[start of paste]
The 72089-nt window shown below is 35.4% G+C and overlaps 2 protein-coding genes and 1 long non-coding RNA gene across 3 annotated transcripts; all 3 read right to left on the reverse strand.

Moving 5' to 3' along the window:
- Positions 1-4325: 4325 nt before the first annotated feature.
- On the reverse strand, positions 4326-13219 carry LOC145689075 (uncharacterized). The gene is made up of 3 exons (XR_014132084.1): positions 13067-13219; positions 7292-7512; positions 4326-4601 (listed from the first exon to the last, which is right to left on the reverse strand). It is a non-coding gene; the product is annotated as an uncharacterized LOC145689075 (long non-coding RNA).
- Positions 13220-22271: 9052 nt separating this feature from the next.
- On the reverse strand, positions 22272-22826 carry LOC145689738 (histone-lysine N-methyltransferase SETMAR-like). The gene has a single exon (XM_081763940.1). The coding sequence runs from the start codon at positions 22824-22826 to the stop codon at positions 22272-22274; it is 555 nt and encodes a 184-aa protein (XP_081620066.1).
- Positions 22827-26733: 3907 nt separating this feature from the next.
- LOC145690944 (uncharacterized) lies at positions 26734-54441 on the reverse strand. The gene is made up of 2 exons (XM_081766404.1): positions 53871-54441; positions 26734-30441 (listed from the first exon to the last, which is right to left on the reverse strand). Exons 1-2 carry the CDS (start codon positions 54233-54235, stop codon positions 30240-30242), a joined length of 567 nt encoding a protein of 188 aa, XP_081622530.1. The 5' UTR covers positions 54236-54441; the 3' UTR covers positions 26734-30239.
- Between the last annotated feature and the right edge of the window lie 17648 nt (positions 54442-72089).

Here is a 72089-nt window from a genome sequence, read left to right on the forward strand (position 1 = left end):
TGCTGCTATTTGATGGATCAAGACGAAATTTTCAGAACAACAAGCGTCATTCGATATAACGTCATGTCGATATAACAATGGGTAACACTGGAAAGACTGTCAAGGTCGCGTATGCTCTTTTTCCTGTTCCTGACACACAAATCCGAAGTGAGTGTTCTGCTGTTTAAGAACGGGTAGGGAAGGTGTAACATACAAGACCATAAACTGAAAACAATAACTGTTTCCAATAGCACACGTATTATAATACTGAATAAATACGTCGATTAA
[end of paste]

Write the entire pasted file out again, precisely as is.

The 72089-nt window shown below is 35.4% G+C and overlaps 2 protein-coding genes and 1 long non-coding RNA gene across 3 annotated transcripts; all 3 read right to left on the reverse strand.

Moving 5' to 3' along the window:
- Positions 1-4325: 4325 nt before the first annotated feature.
- On the reverse strand, positions 4326-13219 carry LOC145689075 (uncharacterized). The gene is made up of 3 exons (XR_014132084.1): positions 13067-13219; positions 7292-7512; positions 4326-4601 (listed from the first exon to the last, which is right to left on the reverse strand). It is a non-coding gene; the product is annotated as an uncharacterized LOC145689075 (long non-coding RNA).
- Positions 13220-22271: 9052 nt separating this feature from the next.
- On the reverse strand, positions 22272-22826 carry LOC145689738 (histone-lysine N-methyltransferase SETMAR-like). The gene has a single exon (XM_081763940.1). The coding sequence runs from the start codon at positions 22824-22826 to the stop codon at positions 22272-22274; it is 555 nt and encodes a 184-aa protein (XP_081620066.1).
- Positions 22827-26733: 3907 nt separating this feature from the next.
- LOC145690944 (uncharacterized) lies at positions 26734-54441 on the reverse strand. The gene is made up of 2 exons (XM_081766404.1): positions 53871-54441; positions 26734-30441 (listed from the first exon to the last, which is right to left on the reverse strand). Exons 1-2 carry the CDS (start codon positions 54233-54235, stop codon positions 30240-30242), a joined length of 567 nt encoding a protein of 188 aa, XP_081622530.1. The 5' UTR covers positions 54236-54441; the 3' UTR covers positions 26734-30239.
- Between the last annotated feature and the right edge of the window lie 17648 nt (positions 54442-72089).

Here is a 72089-nt window from a genome sequence, read left to right on the forward strand (position 1 = left end):
TGCTGCTATTTGATGGATCAAGACGAAATTTTCAGAACAACAAGCGTCATTCGATATAACGTCATGTCGATATAACAATGGGTAACACTGGAAAGACTGTCAAGGTCGCGTATGCTCTTTTTCCTGTTCCTGACACACAAATCCGAAGTGAGTGTTCTGCTGTTTAAGAACGGGTAGGGAAGGTGTAACATACAAGACCATAAACTGAAAACAATAACTGTTTCCAATAGCACACGTATTATAATACTGAATAAATACGTCGATTAA